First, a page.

Tourette-like tics vanish in mice treated with histamine

June 6, 2017 by Bill Hathaway, Yale University
Tourette-like tics vanish in mice treated with histamine
The activity of neurons in the striatum are regulated by neurotransmitter histamine and is associated with Tourette-like grooming behavior in mice. Credit: Yale University

Yale scientists produced increased grooming behavior in mice that may model tics in Tourette syndrome and discovered these behaviors vanish when histamine—a neurotransmitter most commonly associated with allergies—is introduced into their brains.

The research, published the week of June 5 in the Proceedings of the National Academy of Sciences, reaffirms previous genetic studies that linked histamine production and Tourette, an often serious neuropsychological disorder marked by motor and .

"The intriguing thing is we were able to reverse this behavior in ," said Chris Pittenger, associate professor of psychiatry and senior author of the study. "It is easier to imagine how this insight might develop into a treatment than if the abnormalities arose during early development."

The researchers were able to trigger excessive grooming in mice by shutting down histamine neurons projecting to the basal ganglia, an area of the brain previously linked to Tourette. They could reverse the behavior by reintroducing histamine directly into the striatum, confirming that this structure is a central contributor to the pathology.

Histamine's role in immunological reactions such as allergies has been intensively studied, but in recent years the neurotransmitter histamine in the brain has been linked to a variety of conditions, such as Parkinson's, multiple sclerosis, autism and , as well as Tourette syndrome.

Explore further: Researchers find rare genetic cause of Tourette syndrome

More information: Maximiliano Rapanelli et al. Histamine modulation of the basal ganglia circuitry in the development of pathological grooming, Proceedings of the National Academy of Sciences (2017). DOI: 10.1073/pnas.1704547114

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BubbaNicholson
1 / 5 (2) Jun 06, 2017
"Increased grooming behavior" is stimulated by a pheromone deficiency, because allogrooming exists only for social exchanges of fur pheromones. Before injecting histamine into human brains, try oral administration of 250mg of healthy adult male facial skin surface lipid pheromone, please. The required pheromone is literally on the very noses of male neurosurgeons, just transfer it to chewing gum and give the gum to the Tourette's patient using a gravimetric balance to keep track. One such oral dose of a man's face grease diminished tics from 12 beats per minute to 7 beats per minute, two of which were torticollis from being drugged by psychiatrists. Of course, without knowing the patient or the disease, this may be artifact. That patient was lost to follow up and I've had no further experience with Tourette's.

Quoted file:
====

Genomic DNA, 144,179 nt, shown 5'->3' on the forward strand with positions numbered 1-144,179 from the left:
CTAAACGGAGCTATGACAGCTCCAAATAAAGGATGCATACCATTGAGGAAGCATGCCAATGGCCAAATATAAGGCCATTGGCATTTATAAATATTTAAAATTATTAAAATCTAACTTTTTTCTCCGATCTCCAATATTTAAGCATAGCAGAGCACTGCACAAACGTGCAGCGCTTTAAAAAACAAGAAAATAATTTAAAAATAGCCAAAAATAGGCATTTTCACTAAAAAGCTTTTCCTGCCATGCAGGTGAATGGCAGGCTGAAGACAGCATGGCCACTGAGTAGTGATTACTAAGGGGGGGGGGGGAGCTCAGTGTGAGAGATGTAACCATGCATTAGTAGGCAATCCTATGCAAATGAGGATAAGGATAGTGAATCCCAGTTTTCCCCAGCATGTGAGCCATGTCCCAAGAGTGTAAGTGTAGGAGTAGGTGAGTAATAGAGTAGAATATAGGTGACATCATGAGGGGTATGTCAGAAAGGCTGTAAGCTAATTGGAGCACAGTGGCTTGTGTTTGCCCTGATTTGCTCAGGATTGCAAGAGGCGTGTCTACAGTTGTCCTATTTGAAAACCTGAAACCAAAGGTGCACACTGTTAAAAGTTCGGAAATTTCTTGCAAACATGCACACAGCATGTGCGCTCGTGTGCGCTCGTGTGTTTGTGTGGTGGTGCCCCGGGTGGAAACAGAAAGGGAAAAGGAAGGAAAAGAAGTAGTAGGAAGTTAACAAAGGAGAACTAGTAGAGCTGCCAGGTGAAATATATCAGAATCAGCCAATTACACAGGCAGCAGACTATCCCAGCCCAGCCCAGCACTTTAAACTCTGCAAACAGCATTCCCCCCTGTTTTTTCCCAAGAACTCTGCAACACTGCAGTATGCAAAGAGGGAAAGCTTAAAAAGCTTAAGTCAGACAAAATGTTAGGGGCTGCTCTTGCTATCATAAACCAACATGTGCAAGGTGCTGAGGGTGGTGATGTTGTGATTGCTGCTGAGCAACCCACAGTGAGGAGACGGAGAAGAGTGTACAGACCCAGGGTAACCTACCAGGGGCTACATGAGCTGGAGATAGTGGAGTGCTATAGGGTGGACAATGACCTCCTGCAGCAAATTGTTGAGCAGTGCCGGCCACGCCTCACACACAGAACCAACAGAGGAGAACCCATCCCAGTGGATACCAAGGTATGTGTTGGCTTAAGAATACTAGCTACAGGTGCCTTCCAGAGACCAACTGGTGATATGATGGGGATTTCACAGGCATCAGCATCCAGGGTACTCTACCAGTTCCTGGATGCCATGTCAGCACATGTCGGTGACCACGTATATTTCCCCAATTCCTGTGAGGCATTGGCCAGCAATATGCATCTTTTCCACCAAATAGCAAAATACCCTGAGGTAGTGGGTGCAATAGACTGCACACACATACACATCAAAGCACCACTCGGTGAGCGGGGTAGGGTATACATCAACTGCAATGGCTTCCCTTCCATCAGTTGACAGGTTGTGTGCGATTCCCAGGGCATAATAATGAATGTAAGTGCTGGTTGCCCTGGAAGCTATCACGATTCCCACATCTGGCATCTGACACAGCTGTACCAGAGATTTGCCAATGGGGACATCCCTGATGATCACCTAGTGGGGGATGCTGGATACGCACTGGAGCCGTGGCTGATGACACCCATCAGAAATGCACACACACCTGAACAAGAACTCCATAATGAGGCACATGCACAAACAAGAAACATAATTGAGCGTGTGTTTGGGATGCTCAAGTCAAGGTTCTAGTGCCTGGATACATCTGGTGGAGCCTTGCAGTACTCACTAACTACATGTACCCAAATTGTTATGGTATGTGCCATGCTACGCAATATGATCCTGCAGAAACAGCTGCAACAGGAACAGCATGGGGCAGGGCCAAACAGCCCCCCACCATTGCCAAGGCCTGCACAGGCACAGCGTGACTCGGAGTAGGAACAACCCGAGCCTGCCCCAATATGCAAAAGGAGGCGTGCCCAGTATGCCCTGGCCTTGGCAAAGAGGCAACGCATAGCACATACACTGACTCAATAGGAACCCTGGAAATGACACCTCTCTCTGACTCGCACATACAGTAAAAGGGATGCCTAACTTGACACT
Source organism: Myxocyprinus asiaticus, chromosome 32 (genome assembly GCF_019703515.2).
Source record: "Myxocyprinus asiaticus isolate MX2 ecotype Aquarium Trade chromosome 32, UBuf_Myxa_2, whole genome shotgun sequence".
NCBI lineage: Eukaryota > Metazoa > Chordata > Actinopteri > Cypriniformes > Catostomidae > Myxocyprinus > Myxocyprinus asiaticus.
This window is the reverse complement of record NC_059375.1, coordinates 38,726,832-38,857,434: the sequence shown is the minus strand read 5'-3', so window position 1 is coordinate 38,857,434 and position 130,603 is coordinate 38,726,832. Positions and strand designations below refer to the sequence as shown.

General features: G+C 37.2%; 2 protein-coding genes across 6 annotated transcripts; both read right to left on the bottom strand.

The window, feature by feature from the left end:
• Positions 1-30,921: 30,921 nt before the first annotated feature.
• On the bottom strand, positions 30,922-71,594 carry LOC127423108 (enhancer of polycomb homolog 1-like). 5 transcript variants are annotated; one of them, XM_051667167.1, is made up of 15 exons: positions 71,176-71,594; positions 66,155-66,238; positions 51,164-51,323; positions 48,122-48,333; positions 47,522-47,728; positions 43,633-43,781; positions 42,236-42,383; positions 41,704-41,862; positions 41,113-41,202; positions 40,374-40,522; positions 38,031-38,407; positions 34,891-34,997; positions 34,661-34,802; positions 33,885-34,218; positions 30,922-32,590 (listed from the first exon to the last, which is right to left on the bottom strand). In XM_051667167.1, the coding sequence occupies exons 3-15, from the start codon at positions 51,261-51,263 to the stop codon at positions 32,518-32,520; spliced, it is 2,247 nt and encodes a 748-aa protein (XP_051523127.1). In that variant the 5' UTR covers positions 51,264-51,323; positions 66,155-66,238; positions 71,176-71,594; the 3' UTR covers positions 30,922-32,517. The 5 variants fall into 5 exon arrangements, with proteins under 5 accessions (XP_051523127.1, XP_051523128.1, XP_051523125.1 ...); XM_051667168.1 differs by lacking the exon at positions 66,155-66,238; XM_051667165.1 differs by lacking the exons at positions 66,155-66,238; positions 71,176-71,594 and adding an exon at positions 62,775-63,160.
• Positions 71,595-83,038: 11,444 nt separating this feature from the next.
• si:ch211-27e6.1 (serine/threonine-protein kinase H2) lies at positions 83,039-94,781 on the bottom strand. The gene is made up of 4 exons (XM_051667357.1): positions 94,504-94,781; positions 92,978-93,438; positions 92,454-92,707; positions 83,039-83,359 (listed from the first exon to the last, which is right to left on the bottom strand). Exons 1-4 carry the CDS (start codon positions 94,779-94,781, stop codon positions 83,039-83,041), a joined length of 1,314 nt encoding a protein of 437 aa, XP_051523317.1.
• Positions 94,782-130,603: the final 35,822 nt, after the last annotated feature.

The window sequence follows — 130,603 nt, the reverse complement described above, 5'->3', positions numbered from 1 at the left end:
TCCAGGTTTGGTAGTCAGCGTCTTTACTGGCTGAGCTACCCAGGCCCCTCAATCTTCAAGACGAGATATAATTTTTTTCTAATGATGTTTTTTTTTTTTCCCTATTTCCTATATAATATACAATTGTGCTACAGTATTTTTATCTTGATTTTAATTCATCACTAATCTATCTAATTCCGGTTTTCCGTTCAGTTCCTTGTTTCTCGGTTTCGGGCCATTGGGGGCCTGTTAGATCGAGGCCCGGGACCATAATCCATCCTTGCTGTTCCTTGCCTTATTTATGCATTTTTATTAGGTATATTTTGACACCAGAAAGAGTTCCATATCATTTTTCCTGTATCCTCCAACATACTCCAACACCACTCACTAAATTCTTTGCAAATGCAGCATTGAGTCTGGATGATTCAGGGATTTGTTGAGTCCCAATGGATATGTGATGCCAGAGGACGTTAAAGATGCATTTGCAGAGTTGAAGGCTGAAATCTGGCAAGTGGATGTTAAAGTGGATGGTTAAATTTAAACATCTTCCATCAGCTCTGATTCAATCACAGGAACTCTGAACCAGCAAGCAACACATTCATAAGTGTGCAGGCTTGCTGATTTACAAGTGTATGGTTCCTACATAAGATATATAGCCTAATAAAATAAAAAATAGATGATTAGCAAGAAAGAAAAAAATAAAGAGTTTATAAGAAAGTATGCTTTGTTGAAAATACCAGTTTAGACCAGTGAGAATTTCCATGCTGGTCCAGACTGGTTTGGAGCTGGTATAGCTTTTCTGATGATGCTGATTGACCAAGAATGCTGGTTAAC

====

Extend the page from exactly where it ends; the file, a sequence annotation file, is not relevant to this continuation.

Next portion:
Captain Stumpy
5 / 5 (2) Jun 07, 2017
@fraudulent bubba the pseudoscience cult "oxymoronic" quack
Before injecting histamine into human brains, try oral administration of 250mg of healthy adult male facial skin surface lipid pheromone
so... you want people to literally refuse an evidence backed scientific experiment in order to experiment with your delusional belief about pheromones?

you can't even prove pheromones exist (See: http://rspb.royal...full.pdf )

so why should anyone believe you when you can't produce any empirical evidence that can be validated?

fraud is illegal in the US, so stop advocating for a known psychotropic when you can't even establish that your treatments are based on science

PROTIP: when you can't produce science for your science claims, it then means you're promoting religion

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